Yeah any good polling organization is going to use research methods that account for the possibility of skewed results and small sample sizes, the main purpose of the margin of error, so there should be no worries about statistical inaccuracies if you're looking at something coming from Rasmussen, Gallup, etc. The trick is for the viewer to understand what any singular poll truly represents, and that is a "snapshot in time" as many pundits like to say. It is important to recognize that polls are typically administered over a period that is a few days or weeks prior to the actual release of the results. A good illustration would be to look at tracking poll numbers for candidates during the Republican primary season. It has always been pretty clear that Herman Cain was not going to get the Republican nomination. Yet, his poll numbers would spike from time to time, the result of some highly successful speech or fundraiser that happened to occur during the period that said poll was gathering its data. A political poll can only be representative of data it has had the ability to obtain. Polls make no assumption of future events.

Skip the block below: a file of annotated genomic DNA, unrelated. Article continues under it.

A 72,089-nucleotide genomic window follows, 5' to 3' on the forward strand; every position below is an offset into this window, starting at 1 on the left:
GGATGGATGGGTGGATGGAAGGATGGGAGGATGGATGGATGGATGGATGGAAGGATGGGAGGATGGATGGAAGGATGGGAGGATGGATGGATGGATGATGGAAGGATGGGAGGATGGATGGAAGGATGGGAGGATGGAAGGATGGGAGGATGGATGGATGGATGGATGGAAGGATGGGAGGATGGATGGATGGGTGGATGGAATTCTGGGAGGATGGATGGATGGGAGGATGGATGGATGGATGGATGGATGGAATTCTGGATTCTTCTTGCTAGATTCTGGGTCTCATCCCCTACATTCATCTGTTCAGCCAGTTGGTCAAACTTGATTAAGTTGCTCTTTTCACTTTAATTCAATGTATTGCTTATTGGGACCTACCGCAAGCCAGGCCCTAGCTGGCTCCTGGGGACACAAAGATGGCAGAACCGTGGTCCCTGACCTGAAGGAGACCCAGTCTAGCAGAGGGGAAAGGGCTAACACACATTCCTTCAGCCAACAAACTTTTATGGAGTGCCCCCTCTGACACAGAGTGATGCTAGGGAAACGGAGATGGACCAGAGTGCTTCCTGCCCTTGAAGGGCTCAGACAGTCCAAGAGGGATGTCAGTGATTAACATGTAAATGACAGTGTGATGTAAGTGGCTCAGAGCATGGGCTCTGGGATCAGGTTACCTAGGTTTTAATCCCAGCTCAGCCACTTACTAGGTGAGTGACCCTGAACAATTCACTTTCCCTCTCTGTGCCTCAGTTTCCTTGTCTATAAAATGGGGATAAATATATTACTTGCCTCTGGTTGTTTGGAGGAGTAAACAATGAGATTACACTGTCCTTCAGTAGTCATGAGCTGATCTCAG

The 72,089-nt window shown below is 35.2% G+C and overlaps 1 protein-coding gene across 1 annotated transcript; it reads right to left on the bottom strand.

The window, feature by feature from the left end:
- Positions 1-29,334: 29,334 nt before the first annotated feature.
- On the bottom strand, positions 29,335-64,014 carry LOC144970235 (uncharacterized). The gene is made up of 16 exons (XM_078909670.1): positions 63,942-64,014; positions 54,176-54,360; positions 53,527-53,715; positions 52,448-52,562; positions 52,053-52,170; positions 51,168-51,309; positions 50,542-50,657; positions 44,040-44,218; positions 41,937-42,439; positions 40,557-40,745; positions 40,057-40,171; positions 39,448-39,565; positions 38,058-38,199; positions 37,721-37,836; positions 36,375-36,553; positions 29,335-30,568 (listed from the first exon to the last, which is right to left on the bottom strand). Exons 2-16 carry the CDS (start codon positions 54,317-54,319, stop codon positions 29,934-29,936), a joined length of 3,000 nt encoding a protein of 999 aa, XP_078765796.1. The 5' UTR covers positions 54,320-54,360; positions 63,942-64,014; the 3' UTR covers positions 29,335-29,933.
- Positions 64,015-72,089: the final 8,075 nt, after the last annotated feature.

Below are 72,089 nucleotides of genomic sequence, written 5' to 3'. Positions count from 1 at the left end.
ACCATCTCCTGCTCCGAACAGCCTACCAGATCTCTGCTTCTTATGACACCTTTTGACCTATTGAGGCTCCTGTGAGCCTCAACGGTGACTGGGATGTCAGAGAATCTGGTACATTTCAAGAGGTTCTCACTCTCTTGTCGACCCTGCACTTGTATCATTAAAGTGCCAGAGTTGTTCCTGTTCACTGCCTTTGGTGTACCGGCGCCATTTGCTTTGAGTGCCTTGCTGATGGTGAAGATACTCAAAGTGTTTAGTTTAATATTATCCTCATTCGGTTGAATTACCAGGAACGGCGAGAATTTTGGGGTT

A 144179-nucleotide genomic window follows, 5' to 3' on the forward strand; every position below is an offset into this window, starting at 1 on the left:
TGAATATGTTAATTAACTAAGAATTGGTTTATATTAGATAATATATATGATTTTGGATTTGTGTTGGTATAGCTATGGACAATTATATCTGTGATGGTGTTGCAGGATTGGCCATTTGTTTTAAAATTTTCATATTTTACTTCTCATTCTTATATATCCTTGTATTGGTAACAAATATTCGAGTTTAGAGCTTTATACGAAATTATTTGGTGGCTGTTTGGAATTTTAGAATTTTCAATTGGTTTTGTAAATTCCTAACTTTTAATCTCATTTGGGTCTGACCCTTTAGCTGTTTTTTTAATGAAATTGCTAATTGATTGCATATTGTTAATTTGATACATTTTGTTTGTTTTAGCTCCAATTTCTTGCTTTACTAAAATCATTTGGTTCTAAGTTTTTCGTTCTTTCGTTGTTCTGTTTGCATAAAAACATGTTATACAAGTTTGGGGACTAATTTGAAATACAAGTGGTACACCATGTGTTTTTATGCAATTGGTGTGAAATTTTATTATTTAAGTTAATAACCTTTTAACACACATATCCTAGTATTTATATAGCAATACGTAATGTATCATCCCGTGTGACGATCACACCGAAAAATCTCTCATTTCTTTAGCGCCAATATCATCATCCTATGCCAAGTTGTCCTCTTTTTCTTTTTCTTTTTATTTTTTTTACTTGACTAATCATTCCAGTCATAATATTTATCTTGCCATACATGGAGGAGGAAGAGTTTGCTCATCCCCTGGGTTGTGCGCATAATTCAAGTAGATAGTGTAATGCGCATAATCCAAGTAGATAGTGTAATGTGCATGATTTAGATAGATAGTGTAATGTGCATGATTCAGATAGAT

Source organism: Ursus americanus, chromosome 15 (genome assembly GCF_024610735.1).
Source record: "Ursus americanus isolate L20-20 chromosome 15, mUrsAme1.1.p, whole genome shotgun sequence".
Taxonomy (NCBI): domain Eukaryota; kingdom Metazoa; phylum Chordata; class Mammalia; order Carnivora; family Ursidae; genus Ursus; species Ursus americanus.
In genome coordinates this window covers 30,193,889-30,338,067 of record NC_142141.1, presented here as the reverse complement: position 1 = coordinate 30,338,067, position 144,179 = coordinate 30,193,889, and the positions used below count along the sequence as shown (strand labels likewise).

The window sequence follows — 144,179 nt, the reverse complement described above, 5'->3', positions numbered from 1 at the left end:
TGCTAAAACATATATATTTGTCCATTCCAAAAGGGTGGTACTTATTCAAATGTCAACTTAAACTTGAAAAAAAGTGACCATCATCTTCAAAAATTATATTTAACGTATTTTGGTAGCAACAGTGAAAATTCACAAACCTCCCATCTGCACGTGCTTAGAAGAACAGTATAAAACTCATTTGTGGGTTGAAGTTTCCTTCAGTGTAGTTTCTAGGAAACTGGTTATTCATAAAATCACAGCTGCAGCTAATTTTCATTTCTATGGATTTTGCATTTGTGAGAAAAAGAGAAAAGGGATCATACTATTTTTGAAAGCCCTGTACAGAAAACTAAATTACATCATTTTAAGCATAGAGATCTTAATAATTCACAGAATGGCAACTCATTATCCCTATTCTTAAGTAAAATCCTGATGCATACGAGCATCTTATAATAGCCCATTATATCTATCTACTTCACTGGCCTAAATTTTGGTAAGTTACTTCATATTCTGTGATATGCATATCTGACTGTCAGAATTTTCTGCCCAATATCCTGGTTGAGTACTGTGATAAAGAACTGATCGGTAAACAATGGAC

Mac July 26, 2012 at 02:07 AM
@JD “Polls make no assumption of future events.” Look to John McCain as a prime example. He was a viable candidate for President with some respectable, but rather stagnate poll percentages. Then he said "Sarah Palin" and for some reason his percentages soared. Then she said "You betsha" and McCain immediately became a footnote in ancient history. Polls are no different than politics. They are designed to be anything the designer wants them to be.